Awright, it's been a while, but I have not forgotten about our exploration of the Burke Museum. And hey - if you can get there in the next few days, you'll get to see its brand-new Tyrannosaur skull! It's on display until the end of day this Sunday. Then it'll be off to be properly prepared, and installed when their new facility is open in 2019. We'll definitely do another tour then. It sounds like a long time, but it's less than three years away!
Now. Let us continue our explorations of their current digs. Put on your parka, because we're entering Washington's Ice Age.
Look! There's a glacier.
One of these days, we are properly going to do up the Cordilleran Ice Sheet that covered Washington. There's even a Mount St. Helens connection - Donal Mullineaux and Rocky Crandell did a lot of work on Ice Age Washington back in the 1960s. There's a good overview here at this link (pdf). It was an exciting time! We had some pretty charismatic megafauna, like this very imposing mastadon who welcomes you to the exhibit.
This beauty was donated to the museum by Joy and Chai Mann. It's a cast of a mastodon from around the time of their extinction. See how enormous that thing is? Can you believe it's smaller than a mammoth? The display signs inform us that they thrived on spruce trees. Hence, their teeth are quite different from mammoth's, who were grass eaters.
If you're at the Burke, you can play with the teeth in the Discovery Lab, and get an actual feel for the differences!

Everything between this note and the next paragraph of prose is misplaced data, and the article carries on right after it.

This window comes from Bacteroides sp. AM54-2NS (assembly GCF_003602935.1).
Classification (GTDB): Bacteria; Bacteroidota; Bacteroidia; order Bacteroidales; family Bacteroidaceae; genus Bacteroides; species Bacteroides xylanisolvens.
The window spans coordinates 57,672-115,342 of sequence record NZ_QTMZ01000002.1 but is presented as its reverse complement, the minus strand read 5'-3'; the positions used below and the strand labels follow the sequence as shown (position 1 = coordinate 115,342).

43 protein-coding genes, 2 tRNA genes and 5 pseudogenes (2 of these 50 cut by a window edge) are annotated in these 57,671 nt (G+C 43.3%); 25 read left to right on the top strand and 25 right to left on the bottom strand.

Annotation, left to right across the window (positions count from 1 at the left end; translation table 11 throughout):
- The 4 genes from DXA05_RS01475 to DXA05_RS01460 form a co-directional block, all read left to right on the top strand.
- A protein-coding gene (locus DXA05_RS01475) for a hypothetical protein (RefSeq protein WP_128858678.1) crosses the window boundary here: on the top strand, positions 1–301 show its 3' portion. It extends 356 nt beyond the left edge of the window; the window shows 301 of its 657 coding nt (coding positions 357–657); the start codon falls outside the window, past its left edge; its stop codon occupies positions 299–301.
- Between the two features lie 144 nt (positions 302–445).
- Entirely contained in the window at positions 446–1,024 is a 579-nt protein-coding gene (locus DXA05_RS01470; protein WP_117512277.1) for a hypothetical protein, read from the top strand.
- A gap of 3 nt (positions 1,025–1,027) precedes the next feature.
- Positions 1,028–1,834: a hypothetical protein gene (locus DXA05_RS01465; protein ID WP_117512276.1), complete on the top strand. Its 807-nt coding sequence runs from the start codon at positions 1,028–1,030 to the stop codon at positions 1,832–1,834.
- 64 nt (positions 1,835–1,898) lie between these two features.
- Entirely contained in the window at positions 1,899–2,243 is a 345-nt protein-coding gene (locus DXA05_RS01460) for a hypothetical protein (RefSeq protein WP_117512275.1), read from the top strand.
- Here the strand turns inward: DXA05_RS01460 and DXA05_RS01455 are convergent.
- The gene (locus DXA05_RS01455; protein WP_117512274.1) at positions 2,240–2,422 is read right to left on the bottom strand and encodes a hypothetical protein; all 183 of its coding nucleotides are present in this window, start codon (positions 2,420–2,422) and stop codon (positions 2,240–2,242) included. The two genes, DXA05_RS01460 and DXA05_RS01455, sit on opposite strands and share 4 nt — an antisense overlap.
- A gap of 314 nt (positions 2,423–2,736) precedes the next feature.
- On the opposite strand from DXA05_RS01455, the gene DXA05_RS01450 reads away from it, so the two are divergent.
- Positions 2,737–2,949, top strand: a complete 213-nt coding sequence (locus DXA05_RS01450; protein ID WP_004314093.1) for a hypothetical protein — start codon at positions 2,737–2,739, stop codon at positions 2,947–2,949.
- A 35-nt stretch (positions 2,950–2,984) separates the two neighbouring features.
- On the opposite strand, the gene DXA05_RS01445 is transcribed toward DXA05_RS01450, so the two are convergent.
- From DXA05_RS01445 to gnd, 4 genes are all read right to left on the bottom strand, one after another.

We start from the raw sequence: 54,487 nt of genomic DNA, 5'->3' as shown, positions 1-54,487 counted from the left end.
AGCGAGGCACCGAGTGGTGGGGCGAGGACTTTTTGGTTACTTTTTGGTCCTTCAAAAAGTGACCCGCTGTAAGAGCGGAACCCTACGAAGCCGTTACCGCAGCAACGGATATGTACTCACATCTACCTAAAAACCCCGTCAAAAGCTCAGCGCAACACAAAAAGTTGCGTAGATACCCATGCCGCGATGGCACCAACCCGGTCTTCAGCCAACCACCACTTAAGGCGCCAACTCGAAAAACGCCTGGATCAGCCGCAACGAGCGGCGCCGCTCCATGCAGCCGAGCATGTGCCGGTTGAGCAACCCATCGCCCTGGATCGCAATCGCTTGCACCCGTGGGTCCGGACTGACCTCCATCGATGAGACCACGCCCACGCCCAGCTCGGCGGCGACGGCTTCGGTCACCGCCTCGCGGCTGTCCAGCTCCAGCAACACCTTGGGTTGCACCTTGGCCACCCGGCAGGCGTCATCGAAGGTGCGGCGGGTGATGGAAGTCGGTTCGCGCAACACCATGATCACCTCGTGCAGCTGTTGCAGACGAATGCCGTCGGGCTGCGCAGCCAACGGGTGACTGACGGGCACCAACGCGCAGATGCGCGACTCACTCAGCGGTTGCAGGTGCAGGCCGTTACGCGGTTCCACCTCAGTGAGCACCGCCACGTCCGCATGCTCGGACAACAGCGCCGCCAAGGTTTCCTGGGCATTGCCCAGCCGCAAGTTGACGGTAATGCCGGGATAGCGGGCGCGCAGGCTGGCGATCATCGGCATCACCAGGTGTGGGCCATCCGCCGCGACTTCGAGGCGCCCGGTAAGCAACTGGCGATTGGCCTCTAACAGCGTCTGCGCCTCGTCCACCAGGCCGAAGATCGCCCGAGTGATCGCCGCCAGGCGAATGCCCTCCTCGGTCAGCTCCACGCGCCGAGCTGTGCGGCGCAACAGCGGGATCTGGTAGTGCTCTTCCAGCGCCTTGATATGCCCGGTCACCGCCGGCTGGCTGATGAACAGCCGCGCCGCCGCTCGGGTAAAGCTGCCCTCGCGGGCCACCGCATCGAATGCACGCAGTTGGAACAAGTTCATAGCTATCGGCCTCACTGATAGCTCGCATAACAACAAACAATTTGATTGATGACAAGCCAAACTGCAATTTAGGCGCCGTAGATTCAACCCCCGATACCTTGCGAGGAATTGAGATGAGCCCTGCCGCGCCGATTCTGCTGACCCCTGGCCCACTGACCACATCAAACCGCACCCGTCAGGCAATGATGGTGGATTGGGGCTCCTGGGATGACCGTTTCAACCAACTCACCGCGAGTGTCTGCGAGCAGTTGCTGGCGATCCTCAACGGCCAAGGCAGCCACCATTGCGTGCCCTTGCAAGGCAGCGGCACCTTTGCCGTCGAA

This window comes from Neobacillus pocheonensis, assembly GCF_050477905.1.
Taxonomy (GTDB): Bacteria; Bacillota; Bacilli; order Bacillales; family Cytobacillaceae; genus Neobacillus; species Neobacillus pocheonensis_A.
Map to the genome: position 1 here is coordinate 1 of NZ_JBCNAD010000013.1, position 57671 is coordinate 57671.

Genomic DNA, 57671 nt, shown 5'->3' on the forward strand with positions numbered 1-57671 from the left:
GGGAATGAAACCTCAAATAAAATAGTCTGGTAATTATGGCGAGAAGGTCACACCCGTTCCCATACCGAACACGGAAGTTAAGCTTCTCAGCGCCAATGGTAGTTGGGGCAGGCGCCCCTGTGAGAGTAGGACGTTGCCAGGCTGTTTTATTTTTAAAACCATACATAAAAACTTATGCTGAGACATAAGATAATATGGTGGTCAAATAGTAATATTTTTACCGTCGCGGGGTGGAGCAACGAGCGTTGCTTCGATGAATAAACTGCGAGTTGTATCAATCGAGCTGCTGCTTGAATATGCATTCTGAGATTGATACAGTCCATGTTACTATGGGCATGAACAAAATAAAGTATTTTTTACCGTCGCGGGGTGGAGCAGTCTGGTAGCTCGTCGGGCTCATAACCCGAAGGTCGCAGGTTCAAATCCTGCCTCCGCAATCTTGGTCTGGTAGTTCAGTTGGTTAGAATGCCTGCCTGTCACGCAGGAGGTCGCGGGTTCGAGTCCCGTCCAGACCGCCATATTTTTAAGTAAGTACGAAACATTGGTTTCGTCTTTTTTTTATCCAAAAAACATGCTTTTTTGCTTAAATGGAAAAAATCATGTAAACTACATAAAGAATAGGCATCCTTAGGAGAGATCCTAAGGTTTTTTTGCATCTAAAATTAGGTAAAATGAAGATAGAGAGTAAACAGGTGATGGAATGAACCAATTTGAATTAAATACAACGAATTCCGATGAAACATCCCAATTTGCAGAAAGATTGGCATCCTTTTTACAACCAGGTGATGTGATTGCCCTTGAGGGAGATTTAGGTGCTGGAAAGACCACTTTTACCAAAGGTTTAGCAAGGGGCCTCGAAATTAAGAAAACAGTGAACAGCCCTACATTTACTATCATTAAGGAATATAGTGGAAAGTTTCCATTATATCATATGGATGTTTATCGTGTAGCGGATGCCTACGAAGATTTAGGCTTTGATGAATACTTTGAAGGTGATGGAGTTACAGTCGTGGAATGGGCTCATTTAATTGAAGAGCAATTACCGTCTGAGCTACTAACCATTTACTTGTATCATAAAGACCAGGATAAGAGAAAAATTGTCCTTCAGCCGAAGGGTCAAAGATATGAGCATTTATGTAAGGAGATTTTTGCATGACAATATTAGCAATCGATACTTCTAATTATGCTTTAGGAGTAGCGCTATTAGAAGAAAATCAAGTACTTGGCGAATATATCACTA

And then you can go see what mastodon teeth look like in the jawbone.
If you visit my Burke Museum album on Flickr, you can see quite a few close-up shots of various bits of mastodon anatomy. There's nothing like getting a good shot through that enormous pelvis! Standing in front of one of these things really makes you feel small. But in an awe-inspiring way.
And then you look at the model glacier, and realize Seattle was under 3,000 or so feet of ice, and you feel truly dwarfed.
We can only imagine what the humans who shared the state with these beasts and that ice thought. They left no writing behind. But we have found things they left behind: tools and weapons, sometimes even fragments of clothing. And we know they had a fine artistic sense, because dang, look at this scraper:
None of my photos were able to capture the beauty of that Clovis point display. It's perfectly illuminated to bring out the artistry of these simple and practical tools. A craftsman found this bit of chert over 11,000 years ago, and turned it into a gorgeous tool for scraping and preparing hides. You can picture them holding it up to the sun as they chipped it, watching the light play through it.
The spear points are just as beautiful.
These points, found in East Wenatchee, may have been for ceremonial use. But they may also have been used for hunting the meaty megafauna sharing the land with them.
There's a nice bit of the display explaining why Clovis points are so special: they have a flute chipped out of them that other spear points don't display. Can you see them?
Across from the Clovis point display, there's some information and dioramas of the Missoula Floods. That's another set of events we'll be talking about in depth eventually! One of the witnesses to those ginormous glacial lake outbursts may have been this gigantic ground sloth, who is there to bid us farewell as we leave the Pleistocene.
Then again, since this one was hanging around the site of present-day Sea-Tac Airport about 12,000 years ago, perhaps not. The floods didn't pass through here. Its cousins on the east side may have seen some pretty impressive flood water, though!
And with that, we conclude our Ice Age adventures. Next up: the excellent Evolution Wall and Washington State's first dinosaur!